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J Clin Sleep Med. 2015 Oct 15;11(10):1187-98. doi: 10.5664/jcsm.5098.

American Academy of Sleep Medicine (AASM) Position Paper for the Use of Telemedicine for the Diagnosis and Treatment of Sleep Disorders.

Author information

1
Carolinas HealthCare System, Charlotte, NC.
2
Wayne State University, Detroit, MI.
3
The VirtualEngine, LLC, St. Louis, MO.
4
Welltrinsic, Darien, IL.
5
Kaiser Permanente, Fontana, CA.
6
North Dakota Center for Sleep, Fargo, ND.
7
University of Michigan, Ann Arbor, MI.
8
American Academy of Sleep Medicine, Darien, IL.

Abstract

The American Academy of Sleep Medicine's (AASM) Taskforce on Sleep Telemedicine supports telemedicine as a means of advancing patient health by improving access to the expertise of Board-Certified Sleep Medicine Specialists. However, such access improvement needs to be anchored in attention to quality and value in diagnosing and treating sleep disorders. Telemedicine is also useful to promote professionalism through patient care coordination and communication between other specialties and sleep medicine. Many of the principles and key concepts adopted here are based on U.S. industry standards, with special consideration given to the body of work by the American Telemedicine Association (http://www.americantelemed.org/), and abide by standards endorsed by the American Medical Association (http://www.ama-assn.org/). Practitioners who wish to integrate sleep telemedicine into their practice should have a clear understanding of the salient issues, key terminology, and the following recommendations from the AASM. The Taskforce recommends the following: • Clinical care standards for telemedicine services should mirror those of live office visits, including all aspects of diagnosis and treatment decisions as would be reasonably expected in traditional office-based encounters. • Clinical judgment should be exercised when determining the scope and extent of telemedicine applications in the diagnosis and treatment of specific patients and sleep disorders. • Live Interactive Telemedicine for sleep disorders, if utilized in a manner consistent with the principles outlined in this document, should be recognized and reimbursed in a manner competitive or comparable with traditional in-person visits. • Roles, expectations, and responsibilities of providers involved in the delivery of sleep telemedicine should be defined, including those at originating sites and distant sites. • The practice of telemedicine should aim to promote a care model in which sleep specialists, patients, primary care providers, and other members of the healthcare team aim to improve the value of healthcare delivery in a coordinated fashion. • Appropriate technical standards should be upheld throughout the telemedicine care delivery process, at both the originating and distant sites, and specifically meet the standards set forth by the Health Insurance Portability and Accountability Act (HIPAA). • Methods that aim to improve the utility of telemedicine exist and should be explored, including the utilization of patient presenters, local resources and providers, adjunct testing, and add-on technologies. • Quality Assurance processes should be in place for telemedicine care delivery models that aim to capture process measures, patient outcomes, and patient/provider experiences with the model(s) employed. • Time for data management, quality processes, and other aspects of care delivery related to telemedicine encounters should be recognized in value-based care delivery models. • The use of telemedicine services and its equipment should adhere to strict professional and ethical standards so as not to violate the intent of the telemedicine interaction while aiming to improve overall patient access, quality, and/or value of care. • When billing for telemedicine services, it is recommended that patients, providers, and others rendering services understand payor reimbursements, and that there be financial transparency throughout the process. • Telemedicine utilization for sleep medicine is likely to rapidly expand, as are broader telehealth applications in general; further research into the impact and outcomes of these are needed. This document serves as a resource by defining issues and terminology and explaining recommendations. However, it is not intended to supersede regulatory or credentialing recommendations and guidelines. It is intended to support and be consistent with professional and ethical standards of the profession.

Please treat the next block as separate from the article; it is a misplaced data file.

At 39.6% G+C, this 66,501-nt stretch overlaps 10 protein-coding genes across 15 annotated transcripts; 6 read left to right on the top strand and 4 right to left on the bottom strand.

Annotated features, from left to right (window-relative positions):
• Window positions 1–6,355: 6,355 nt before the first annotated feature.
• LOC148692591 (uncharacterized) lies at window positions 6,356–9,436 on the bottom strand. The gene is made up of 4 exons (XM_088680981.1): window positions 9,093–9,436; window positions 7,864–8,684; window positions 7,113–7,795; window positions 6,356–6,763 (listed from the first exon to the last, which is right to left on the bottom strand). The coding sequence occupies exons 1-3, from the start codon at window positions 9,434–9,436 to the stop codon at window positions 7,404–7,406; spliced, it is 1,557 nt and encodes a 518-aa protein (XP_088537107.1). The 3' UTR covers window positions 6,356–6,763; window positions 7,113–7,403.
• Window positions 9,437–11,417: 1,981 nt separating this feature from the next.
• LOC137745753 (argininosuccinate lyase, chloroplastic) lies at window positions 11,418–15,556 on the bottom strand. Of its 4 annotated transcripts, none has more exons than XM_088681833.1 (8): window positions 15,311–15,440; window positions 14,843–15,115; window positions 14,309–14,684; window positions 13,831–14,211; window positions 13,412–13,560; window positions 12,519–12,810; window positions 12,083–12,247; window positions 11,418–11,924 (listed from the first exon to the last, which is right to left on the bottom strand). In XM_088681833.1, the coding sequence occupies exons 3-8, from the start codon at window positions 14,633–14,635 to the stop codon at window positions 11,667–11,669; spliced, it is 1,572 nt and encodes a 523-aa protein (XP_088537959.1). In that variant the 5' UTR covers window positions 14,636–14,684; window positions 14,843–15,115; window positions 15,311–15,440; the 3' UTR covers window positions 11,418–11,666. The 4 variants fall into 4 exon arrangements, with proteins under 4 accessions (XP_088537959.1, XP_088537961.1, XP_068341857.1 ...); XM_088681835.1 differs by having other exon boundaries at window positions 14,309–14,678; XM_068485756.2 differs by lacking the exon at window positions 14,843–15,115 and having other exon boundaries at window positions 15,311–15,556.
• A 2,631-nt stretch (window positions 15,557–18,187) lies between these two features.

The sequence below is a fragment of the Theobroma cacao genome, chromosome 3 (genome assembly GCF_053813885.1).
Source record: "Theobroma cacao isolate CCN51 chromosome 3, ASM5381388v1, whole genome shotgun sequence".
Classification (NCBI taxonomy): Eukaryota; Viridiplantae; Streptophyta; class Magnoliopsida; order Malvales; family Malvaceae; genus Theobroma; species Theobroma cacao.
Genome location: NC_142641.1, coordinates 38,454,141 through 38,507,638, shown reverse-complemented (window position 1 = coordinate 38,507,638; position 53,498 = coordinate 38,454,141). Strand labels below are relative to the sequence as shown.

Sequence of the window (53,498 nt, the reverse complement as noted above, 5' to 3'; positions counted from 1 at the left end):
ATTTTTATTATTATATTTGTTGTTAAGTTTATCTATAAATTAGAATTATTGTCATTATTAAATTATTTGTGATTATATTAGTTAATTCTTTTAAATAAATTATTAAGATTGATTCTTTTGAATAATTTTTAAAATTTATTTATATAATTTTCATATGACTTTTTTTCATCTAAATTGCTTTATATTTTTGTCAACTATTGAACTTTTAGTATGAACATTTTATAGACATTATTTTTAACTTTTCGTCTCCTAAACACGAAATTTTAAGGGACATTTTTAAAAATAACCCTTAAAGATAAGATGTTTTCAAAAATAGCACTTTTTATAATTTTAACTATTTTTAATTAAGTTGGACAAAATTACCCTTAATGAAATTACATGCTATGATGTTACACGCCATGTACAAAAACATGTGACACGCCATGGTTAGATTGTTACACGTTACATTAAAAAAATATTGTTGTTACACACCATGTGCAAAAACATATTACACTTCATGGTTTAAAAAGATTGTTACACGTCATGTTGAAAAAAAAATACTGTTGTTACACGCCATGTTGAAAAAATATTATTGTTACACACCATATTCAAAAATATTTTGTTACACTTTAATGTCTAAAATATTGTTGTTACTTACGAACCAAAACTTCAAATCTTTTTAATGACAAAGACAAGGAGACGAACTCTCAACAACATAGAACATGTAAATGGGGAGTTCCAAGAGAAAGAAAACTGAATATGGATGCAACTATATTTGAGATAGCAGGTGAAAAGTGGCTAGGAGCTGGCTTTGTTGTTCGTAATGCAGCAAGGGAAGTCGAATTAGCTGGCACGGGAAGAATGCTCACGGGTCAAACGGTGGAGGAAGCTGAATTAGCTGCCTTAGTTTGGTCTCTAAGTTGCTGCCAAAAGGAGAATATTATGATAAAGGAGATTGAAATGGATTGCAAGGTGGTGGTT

KEYWORDS:

position paper; telemedicine

PMID:
26414983
PMCID:
PMC4582060
DOI:
10.5664/jcsm.5098
[Indexed for MEDLINE]
Free PMC Article

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